AP US HISTORY
DBQ #6 Jacksonian Democrats, Protectors of the Constitution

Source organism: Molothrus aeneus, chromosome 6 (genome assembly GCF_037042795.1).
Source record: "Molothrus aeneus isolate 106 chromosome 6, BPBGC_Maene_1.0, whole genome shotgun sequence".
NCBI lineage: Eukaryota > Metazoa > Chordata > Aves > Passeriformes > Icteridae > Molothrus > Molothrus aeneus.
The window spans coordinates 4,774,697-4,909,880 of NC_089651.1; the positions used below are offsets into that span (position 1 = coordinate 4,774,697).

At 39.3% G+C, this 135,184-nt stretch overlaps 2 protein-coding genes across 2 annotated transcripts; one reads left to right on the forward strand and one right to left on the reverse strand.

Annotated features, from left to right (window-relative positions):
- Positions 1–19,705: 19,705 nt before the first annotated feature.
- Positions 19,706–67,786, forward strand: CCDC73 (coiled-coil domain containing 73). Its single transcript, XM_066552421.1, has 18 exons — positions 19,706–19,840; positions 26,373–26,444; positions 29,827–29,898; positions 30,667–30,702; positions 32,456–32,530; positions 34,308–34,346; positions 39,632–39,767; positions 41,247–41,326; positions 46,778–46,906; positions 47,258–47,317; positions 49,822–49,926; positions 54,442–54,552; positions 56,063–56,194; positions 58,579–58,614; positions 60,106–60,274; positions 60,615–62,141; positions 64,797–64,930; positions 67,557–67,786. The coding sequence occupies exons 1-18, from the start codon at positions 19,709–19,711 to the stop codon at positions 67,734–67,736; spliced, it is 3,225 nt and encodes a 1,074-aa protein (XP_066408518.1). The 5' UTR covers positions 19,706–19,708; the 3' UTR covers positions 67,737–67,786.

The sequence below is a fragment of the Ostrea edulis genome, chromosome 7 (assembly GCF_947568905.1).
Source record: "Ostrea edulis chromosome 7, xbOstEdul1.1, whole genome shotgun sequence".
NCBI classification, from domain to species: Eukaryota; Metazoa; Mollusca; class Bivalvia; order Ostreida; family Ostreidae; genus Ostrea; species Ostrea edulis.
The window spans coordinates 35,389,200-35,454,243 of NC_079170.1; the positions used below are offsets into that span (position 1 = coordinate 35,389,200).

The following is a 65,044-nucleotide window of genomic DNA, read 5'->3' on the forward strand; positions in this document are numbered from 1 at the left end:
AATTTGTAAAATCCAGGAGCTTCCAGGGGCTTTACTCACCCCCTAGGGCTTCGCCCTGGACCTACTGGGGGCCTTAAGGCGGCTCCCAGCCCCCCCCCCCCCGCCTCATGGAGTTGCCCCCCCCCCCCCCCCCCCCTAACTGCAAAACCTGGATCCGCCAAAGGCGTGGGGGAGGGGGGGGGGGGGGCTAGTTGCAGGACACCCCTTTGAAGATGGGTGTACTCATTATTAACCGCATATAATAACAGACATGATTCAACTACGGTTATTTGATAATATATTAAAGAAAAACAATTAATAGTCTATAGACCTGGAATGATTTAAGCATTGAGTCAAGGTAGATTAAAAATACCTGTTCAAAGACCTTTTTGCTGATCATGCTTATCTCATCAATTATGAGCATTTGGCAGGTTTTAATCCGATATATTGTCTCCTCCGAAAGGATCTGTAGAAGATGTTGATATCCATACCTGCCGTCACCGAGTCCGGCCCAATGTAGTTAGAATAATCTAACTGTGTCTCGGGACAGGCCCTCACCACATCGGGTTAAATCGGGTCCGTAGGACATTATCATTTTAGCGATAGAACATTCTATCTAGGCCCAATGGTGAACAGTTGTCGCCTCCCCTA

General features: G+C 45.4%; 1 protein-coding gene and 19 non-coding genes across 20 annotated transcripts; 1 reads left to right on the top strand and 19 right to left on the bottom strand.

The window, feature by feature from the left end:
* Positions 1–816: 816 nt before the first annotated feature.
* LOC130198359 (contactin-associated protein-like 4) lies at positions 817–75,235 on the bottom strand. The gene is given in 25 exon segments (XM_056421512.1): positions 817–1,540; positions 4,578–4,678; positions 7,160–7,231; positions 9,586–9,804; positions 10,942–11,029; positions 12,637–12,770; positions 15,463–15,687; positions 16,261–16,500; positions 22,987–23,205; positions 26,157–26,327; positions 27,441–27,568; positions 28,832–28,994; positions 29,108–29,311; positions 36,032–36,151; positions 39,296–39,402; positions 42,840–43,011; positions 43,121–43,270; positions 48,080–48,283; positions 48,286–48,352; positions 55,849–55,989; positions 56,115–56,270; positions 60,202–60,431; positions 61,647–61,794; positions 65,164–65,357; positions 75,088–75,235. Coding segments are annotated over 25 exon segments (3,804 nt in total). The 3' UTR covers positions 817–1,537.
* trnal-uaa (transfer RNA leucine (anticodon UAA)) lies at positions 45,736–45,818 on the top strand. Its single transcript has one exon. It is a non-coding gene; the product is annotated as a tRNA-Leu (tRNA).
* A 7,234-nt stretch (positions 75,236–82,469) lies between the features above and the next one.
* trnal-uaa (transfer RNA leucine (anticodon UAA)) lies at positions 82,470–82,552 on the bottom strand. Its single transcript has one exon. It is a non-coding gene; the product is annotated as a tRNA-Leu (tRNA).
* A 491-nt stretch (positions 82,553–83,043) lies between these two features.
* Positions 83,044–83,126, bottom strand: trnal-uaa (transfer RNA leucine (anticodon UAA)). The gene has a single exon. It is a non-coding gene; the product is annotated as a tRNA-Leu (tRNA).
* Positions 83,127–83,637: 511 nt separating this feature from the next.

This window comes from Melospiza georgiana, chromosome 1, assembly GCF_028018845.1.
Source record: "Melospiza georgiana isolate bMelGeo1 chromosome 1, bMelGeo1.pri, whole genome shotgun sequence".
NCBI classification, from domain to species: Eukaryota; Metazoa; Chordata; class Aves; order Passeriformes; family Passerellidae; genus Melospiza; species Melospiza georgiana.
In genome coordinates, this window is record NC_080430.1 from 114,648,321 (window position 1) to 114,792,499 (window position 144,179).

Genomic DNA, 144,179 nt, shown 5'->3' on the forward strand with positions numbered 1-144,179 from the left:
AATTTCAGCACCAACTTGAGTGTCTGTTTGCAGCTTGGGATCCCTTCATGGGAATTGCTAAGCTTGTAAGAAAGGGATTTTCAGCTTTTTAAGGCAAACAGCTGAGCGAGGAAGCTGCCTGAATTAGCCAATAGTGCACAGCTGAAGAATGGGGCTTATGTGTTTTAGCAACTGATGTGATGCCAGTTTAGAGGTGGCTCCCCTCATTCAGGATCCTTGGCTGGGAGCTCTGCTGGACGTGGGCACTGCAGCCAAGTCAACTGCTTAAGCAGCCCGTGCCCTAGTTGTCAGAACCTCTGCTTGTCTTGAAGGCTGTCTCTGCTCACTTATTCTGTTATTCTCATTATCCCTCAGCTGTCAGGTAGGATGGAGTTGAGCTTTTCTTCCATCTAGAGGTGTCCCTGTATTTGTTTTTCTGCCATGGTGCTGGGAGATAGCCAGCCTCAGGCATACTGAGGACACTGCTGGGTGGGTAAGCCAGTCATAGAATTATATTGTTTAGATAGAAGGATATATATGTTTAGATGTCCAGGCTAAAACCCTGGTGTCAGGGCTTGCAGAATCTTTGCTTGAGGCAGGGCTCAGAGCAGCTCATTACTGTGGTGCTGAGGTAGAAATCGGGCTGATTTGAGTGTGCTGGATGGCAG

During the 1830’s and 1820’s the Jacksonain Democrats viewed them selves as the protectors of the Constitution from other parties who had a loose on the constitution. This statement can be viewed as both true and false as the Jacksonian Democrats did not live up to their promises. With the veto of the bank, Indian Removal Act, Jackson did little to defend the United States Constitution as promised. To add on to Jackson’s inconsistencies many of his decisions were found to have flaws that directly opposed to the Constitution. Andrew Jackson and his followers, although promised to be defenders of the Constitution, were some times anything but that. In the 1830’s when Andrew Jackson vetoed the national bank, it started a series of hippocratic moves. Although the bank was not part of the constitution in the beginning of the writing of it, in 1819 however with McCulloch vs. Maryland, the bank did part of the constitution which means Jackson’s very loose view of commerce made his veto extremely conravetional (Doc. B). This made people like Daniel Webster extremely upset with Jackson’s unconventional view. (Doc. C). He claimed with the veto of the second national bank would cause public outcry. The partys unconstitutional ways got even worse with the government of South Carolina banning freedom of the press. With them taking away freedom of press the South Carolina government clearly not caring about the first amendment. (Doc. F). Jackson, diverging away from his parties plans to protect the constitution, and opposed regulations that were placed on the prized document of the nation he runs. Also, Jackson promised universal manhood suffrage throughout as part as their campaign slogan. Although after they take office, black and women still cannot vote. Also with the spoils system, Jackson gave many people powerful positions that had no background to handle...